LGBT Arabs Explain What It's Like To Be Queer In The Muslim World

"You are not against religion or Islam. You're not against your culture, or the state, or your family.""

A new video from Human Rights Watch offers a glimpse into the lives of LGBT Muslims in the Middle East and North Africa. The "No Longer Alone" series sees a group of gays, lesbians, and transgender people from countries like Iraq, and Egypt—some with their faces obscured—talking about being stigmatized, harassed, and physically attacked.

But they also share the strength and joy they felt from embracing their true selves, and remind us that there is progress being made.


Norma, a trans woman from Lebanon, recalls the first time she realized presenting as a woman made her happy. She was a child, and her mother put makeup on her for Halloween. "I still remember that day," she said. "How happy I was and how comfortable I felt... [Later] I developed a thick skin because of all the things I heard and went through. It's like water—It doesn't stick."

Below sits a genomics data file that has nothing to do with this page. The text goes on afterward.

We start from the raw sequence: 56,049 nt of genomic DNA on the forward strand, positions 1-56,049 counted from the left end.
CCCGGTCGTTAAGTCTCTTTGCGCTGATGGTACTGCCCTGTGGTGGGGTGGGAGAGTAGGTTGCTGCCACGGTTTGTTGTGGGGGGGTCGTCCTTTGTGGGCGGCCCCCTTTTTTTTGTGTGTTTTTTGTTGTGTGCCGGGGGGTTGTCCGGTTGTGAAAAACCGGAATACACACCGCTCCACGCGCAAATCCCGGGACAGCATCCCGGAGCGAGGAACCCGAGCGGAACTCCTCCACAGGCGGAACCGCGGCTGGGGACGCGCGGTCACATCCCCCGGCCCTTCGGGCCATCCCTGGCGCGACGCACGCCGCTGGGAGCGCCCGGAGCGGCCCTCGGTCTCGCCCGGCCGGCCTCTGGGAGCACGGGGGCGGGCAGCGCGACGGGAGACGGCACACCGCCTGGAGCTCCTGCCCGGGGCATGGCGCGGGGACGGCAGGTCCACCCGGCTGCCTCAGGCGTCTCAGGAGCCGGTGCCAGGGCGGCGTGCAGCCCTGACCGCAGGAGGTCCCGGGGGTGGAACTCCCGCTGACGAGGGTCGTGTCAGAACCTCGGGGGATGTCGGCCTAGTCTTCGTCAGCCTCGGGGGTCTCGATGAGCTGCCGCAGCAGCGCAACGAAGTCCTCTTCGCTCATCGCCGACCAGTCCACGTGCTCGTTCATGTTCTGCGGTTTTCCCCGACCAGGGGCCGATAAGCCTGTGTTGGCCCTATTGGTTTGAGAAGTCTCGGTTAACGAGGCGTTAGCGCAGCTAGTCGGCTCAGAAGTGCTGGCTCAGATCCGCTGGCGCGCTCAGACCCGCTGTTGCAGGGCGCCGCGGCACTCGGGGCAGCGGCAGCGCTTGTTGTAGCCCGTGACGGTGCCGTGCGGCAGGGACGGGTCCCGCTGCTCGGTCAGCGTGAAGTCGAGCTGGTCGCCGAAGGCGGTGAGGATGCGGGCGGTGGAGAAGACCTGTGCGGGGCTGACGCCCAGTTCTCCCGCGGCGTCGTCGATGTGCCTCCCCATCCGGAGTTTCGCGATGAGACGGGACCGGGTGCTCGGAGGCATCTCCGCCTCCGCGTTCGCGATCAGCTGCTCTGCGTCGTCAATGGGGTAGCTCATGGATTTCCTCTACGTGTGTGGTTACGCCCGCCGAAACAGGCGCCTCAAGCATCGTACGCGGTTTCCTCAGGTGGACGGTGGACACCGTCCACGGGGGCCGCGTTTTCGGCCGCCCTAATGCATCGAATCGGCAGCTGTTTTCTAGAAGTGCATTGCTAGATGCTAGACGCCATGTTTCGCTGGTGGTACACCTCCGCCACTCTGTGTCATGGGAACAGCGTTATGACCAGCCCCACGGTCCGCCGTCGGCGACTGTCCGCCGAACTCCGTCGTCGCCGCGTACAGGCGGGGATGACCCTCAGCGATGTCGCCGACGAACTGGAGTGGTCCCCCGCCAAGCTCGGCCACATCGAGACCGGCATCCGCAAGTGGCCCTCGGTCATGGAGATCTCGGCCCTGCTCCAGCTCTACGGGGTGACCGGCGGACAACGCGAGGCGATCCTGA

Noor, a lesbian from Sudan, speaks about the life-changing moment she realized she wasn't alone: "I found this [Facebook] group that had many Sudanese lesbian girls. I wrote, 'Where are you people?' I realized I was not alone in the world and that there are many people like me, and I was very happy."

Hamed Sinno, the front man for the Lebanese rock band Mashrou' Leila, opens up about being bullied in school.


"I felt like a freak of nature. That there was something completely wrong with my existence, even... What I didn't realize is that there is nothing wrong with me. It's the people around me who were wrong."

While social media has enabled LGBT Arabs to connect with each other in the virtual world, in the real world being out can be a dangerous decision. After concertgoers waved a rainbow flag at a Mashrou' Leila concert in Egypt last year, police began an anti-gay crackdown that resulted in at least seven arrests. But there is still hope.

"My father was against me in every way," recalls Dalia, an Egyptian lesbian. "But he transformed from hateful to accepting and tolerant."


And gay Moroccan writer Abdellah Taïa reminds viewers they don't need to "change."

"You're gay; it's not a disease," he says into the camera. "You're not against religion or Islam. You're not against your culture, or the state, or your family."

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